Taronga Western Plains Zoo in Dubbo is celebrating the birth of a critically endangered Black Rhino calf, born in the early hours of the morning on Wednesday 24 February 2021.

Keepers arrived at work on Wednesday to find the female calf standing beside mother Bakhita in the Zoo’s behind-the-scenes calving yard.

“This is the fourth calf for experienced mother Bakhita, who is the Zoo’s most successful Black Rhino breeding female and also the first female Black Rhino born here,” said Taronga Western Plains Zoo Director, Steve Hinks.

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Keepers are currently monitoring Bakhita and her calf via CCTV cameras to allow them plenty of space to develop their bond and ensure both mother and calf remain calm.

“This calf is especially important as it carries the legacy of our Black Rhino breeding bull, Kwanzaa who sadly passed away in 2020.”

“Kwanzaa played a prominent role in the Black Rhino conservation breeding program here in Dubbo, siring four calves, and it is such a great feeling to see his final calf arrive safely,” said Steve.  

Both mum and calf are doing well and will remain behind-the-scenes for the next couple of months. This time is important for both mum and calf to bond and to allow the calf to grow and develop before making the move to the Black Rhino paddock on the Zoo circuit.

“The team will provide regular updates on our newest addition via Taronga TV and social media whilst the calf is behind-the-scenes,” said Steve.

Taronga Western Plains Zoo has been very successful in breeding Black Rhinos throughout the history of the conservation breeding program which commenced in the 1990s. This is the fourth calf born into the program in the last six years.

“Our team that care for this species here at the Zoo are experts in their field and this latest success is a testament to their knowledge, husbandry skills and dedication in conserving this remarkable species.” 

Black Rhinos are currently listed as critically endangered with estimates that there are less than 6000 remaining in the wild.

Taronga Western Plains Zoo is internationally renowned for its Black Rhino conservation breeding program and actively funds and supports conservation efforts for wild rhinos in Africa, Indonesia and India. Funding and support for habitat protection and restoration, anti-poaching and rhino protection units and the reduction of human-animal conflict are all vital to ensure Rhino species will continue to survive in the wild.


Zebra foal a late spring arrival at Dubbo Zoo

Keepers at Taronga Western Plains Zoo were delighted to arrive at work on 15 November 2020 to find a male Zebra foal had safely arrived overnight.

The colt is the seventh foal for mum Kioni, who is a very experienced mother and was sired by Bwana, who was transferred to Taronga Zoo, Sydney earlier this year.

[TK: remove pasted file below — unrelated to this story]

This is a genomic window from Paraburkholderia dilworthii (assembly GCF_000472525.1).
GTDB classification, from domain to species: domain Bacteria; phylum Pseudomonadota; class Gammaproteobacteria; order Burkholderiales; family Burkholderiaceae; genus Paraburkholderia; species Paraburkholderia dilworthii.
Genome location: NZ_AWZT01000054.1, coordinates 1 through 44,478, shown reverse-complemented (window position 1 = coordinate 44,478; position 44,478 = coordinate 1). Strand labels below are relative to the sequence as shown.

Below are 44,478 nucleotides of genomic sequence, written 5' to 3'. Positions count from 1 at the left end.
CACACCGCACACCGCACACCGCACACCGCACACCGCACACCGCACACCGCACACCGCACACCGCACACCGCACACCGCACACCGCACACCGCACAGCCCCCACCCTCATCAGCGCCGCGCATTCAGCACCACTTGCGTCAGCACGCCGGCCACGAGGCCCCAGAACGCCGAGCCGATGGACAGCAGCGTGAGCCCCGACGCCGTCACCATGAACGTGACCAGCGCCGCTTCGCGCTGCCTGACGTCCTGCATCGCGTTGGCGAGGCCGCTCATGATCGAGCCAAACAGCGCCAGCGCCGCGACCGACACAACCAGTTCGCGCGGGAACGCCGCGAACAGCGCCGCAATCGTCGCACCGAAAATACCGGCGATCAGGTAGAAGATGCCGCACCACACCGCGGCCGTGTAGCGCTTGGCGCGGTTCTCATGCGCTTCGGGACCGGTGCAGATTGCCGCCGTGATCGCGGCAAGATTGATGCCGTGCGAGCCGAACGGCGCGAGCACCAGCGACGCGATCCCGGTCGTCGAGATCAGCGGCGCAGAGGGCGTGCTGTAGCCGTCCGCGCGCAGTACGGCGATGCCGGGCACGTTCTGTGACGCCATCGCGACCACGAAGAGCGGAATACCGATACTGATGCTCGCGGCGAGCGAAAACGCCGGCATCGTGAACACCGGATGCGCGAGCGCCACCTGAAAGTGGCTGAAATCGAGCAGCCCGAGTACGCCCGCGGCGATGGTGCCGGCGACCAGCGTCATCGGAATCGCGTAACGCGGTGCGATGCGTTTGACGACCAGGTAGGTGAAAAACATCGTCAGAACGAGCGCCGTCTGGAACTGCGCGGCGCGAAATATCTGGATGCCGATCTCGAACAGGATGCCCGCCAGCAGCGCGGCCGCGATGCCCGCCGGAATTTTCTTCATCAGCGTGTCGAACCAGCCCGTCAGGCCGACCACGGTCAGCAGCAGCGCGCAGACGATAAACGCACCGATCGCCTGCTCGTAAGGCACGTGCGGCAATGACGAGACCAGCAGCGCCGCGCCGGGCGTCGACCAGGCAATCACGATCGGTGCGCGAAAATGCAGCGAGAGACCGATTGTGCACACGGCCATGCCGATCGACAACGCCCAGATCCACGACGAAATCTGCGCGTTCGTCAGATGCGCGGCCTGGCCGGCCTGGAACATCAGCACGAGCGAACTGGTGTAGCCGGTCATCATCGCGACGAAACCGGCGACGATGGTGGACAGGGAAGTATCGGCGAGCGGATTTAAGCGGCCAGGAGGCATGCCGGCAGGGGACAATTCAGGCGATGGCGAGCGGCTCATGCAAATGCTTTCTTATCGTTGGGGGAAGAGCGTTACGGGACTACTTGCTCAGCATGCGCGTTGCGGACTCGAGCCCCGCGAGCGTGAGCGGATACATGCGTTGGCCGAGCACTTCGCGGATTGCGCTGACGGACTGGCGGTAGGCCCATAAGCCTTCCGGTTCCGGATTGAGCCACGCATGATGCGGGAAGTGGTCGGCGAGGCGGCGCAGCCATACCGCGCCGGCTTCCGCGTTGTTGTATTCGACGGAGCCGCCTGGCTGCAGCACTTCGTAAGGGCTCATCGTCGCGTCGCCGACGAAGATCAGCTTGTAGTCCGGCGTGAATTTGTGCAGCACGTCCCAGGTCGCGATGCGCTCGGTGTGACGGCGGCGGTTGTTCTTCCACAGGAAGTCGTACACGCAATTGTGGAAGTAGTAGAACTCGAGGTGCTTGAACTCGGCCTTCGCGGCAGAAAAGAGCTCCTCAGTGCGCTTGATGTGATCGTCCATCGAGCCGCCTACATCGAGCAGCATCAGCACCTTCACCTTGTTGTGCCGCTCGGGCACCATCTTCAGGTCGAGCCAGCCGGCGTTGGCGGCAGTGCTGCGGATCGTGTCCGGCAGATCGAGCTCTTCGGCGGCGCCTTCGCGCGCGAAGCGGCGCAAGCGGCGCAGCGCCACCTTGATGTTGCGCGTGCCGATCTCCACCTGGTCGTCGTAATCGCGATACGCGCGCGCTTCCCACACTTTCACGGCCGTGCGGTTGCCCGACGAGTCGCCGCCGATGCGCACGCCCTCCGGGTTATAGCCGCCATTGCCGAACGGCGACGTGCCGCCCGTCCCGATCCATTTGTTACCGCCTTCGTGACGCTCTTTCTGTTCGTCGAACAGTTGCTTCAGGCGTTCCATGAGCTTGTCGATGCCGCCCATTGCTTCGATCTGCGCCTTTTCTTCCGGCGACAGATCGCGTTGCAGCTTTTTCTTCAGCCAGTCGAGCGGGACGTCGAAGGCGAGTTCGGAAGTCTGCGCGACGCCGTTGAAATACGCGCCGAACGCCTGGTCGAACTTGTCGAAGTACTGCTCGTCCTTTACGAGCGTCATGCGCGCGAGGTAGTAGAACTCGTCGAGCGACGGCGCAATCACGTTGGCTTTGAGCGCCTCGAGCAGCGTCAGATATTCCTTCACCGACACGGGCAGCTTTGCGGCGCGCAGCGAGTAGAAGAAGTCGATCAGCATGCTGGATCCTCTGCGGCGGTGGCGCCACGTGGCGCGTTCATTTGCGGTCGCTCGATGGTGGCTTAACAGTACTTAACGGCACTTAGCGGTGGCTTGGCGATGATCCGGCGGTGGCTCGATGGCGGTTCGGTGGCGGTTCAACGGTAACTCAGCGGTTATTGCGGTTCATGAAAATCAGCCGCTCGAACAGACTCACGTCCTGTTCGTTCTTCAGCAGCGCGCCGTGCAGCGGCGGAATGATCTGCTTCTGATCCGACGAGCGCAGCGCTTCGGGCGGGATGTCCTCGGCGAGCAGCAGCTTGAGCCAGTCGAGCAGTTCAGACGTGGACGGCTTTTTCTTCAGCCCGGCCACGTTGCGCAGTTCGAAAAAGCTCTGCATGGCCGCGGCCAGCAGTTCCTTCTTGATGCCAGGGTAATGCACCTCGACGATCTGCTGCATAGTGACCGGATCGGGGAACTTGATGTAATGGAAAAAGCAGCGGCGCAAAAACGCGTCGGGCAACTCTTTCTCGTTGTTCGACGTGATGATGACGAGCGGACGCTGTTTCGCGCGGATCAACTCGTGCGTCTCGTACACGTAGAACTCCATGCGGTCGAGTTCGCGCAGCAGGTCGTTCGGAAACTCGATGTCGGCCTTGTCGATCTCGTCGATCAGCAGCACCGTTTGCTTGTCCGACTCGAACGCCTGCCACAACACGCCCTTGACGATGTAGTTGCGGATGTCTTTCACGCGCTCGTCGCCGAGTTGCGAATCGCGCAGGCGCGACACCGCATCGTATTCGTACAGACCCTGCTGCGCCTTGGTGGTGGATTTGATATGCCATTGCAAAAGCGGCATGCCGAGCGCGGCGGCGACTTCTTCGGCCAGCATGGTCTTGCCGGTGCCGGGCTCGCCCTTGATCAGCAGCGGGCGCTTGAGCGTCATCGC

The foal has been named Obi by his keepers, meaning heart in the Igbo language of Nigeria.

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“Both mum and her foal are doing extremely well. Obi is very stable on his feet and moving around the paddock alongside Kioni,” said Keeper Carolene Magner.

Kioni is a very natural maternal dam and is quite protective, which is important to ensure the foal stays close by for feeding and safety, to prevent any misadventure from other larger herd members.

“The foal is not venturing too far from mum’s side but that is very normal as Kioni is quite protective and keeping the other herd members at a safe distance. The other females in the group are very interested in the new foal but Kioni is ensuring he stays close by her side at present,” said Carolene.

“We are very happy with how he is progressing over his first week and look forward to watching him grow and develop, and eventually interacting with the other herd members,” said Carolene.

“Mornings are a great time to see Obi as he is most active then, and like most newborns will have a burst of energy and then take a nap.”

Zebra have a gestation period of 12 – 13 months. Taronga Western Plains Zoo is home to 11 Zebra across three groups at present. A breeding herd with new addition Obi and five other females, a small bachelor group next to the Giraffe exhibit and another group on the African Savannah.

There are three subspecies of Zebra in the wild – Plains Zebra, Grevy’s Zebra and Mountain Zebra. The Plains Zebra sub species which Taronga Western Plains Zoo holds is classified as near threatened. The wild population is declining due to competition with livestock for natural resources, hunting for meat and hide as well as the impacts of drought in some range states.

Taronga Western Plains Zoo’s Beads for Wildlife program helps to support the conservation of Zebra in Northern Kenya, through a partnership with Biliqo-Bulesa Conservancy, a branch of the Northern Rangelands Trust (NRT), selling beadwork made by over 600 women in Northern Kenya. With every bead work product sold in the Zoo Shop it is helping to provide an alternate income to livestock for these communities, which would compete with wildlife for natural resources such as water and vegetation in this region. Put simply, more beads sold = less livestock = more wildlife.


Seeing double! Second Spider Monkey baby born at Dubbo Zoo

Taronga Western Plains Zoo is delighted to announce the arrival of another Spider Monkey baby, born on 5 October 2020.

The female baby is yet to be named and was born to mother, Margarita and father, Pedro and is the second offspring for the pair.